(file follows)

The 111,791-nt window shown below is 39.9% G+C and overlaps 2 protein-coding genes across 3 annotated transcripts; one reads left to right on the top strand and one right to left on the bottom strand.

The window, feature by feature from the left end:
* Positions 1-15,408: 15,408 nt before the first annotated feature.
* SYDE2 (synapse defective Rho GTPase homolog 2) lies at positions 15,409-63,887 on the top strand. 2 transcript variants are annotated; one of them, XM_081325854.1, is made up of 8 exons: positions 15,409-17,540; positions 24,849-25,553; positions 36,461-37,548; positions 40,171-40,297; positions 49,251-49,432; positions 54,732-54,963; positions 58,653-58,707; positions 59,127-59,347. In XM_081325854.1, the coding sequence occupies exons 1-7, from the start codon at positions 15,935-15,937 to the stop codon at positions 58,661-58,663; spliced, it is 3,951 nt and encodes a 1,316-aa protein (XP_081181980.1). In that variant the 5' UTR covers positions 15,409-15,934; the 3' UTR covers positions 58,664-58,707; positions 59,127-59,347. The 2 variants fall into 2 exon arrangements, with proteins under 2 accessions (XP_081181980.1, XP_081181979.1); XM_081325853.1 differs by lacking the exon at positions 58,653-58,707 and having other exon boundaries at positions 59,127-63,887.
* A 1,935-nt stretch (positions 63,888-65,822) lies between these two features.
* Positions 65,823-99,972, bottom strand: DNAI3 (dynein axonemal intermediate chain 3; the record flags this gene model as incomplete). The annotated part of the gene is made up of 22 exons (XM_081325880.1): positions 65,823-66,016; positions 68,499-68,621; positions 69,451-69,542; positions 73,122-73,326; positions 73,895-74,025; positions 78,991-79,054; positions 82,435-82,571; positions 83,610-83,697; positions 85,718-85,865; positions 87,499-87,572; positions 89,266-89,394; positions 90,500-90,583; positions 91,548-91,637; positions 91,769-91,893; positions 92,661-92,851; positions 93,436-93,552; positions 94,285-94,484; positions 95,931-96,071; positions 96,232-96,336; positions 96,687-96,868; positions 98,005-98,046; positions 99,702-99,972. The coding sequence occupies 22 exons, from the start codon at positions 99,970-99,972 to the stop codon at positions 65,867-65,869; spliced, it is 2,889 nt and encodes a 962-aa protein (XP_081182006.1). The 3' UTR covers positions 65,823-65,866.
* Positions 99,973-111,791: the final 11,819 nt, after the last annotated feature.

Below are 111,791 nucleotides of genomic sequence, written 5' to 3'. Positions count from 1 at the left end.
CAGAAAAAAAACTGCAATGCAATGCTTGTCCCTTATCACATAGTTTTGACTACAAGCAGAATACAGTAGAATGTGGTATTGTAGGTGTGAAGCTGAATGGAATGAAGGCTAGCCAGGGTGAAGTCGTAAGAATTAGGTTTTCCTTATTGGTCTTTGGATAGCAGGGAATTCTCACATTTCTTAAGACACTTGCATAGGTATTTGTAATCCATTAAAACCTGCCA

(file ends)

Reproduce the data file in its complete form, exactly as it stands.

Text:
The 111,791-nt window shown below is 39.9% G+C and overlaps 2 protein-coding genes across 3 annotated transcripts; one reads left to right on the top strand and one right to left on the bottom strand.

The window, feature by feature from the left end:
* Positions 1-15,408: 15,408 nt before the first annotated feature.
* SYDE2 (synapse defective Rho GTPase homolog 2) lies at positions 15,409-63,887 on the top strand. 2 transcript variants are annotated; one of them, XM_081325854.1, is made up of 8 exons: positions 15,409-17,540; positions 24,849-25,553; positions 36,461-37,548; positions 40,171-40,297; positions 49,251-49,432; positions 54,732-54,963; positions 58,653-58,707; positions 59,127-59,347. In XM_081325854.1, the coding sequence occupies exons 1-7, from the start codon at positions 15,935-15,937 to the stop codon at positions 58,661-58,663; spliced, it is 3,951 nt and encodes a 1,316-aa protein (XP_081181980.1). In that variant the 5' UTR covers positions 15,409-15,934; the 3' UTR covers positions 58,664-58,707; positions 59,127-59,347. The 2 variants fall into 2 exon arrangements, with proteins under 2 accessions (XP_081181980.1, XP_081181979.1); XM_081325853.1 differs by lacking the exon at positions 58,653-58,707 and having other exon boundaries at positions 59,127-63,887.
* A 1,935-nt stretch (positions 63,888-65,822) lies between these two features.
* Positions 65,823-99,972, bottom strand: DNAI3 (dynein axonemal intermediate chain 3; the record flags this gene model as incomplete). The annotated part of the gene is made up of 22 exons (XM_081325880.1): positions 65,823-66,016; positions 68,499-68,621; positions 69,451-69,542; positions 73,122-73,326; positions 73,895-74,025; positions 78,991-79,054; positions 82,435-82,571; positions 83,610-83,697; positions 85,718-85,865; positions 87,499-87,572; positions 89,266-89,394; positions 90,500-90,583; positions 91,548-91,637; positions 91,769-91,893; positions 92,661-92,851; positions 93,436-93,552; positions 94,285-94,484; positions 95,931-96,071; positions 96,232-96,336; positions 96,687-96,868; positions 98,005-98,046; positions 99,702-99,972. The coding sequence occupies 22 exons, from the start codon at positions 99,970-99,972 to the stop codon at positions 65,867-65,869; spliced, it is 2,889 nt and encodes a 962-aa protein (XP_081182006.1). The 3' UTR covers positions 65,823-65,866.
* Positions 99,973-111,791: the final 11,819 nt, after the last annotated feature.

Below are 111,791 nucleotides of genomic sequence, written 5' to 3'. Positions count from 1 at the left end.
CAGAAAAAAAACTGCAATGCAATGCTTGTCCCTTATCACATAGTTTTGACTACAAGCAGAATACAGTAGAATGTGGTATTGTAGGTGTGAAGCTGAATGGAATGAAGGCTAGCCAGGGTGAAGTCGTAAGAATTAGGTTTTCCTTATTGGTCTTTGGATAGCAGGGAATTCTCACATTTCTTAAGACACTTGCATAGGTATTTGTAATCCATTAAAACCTGCCA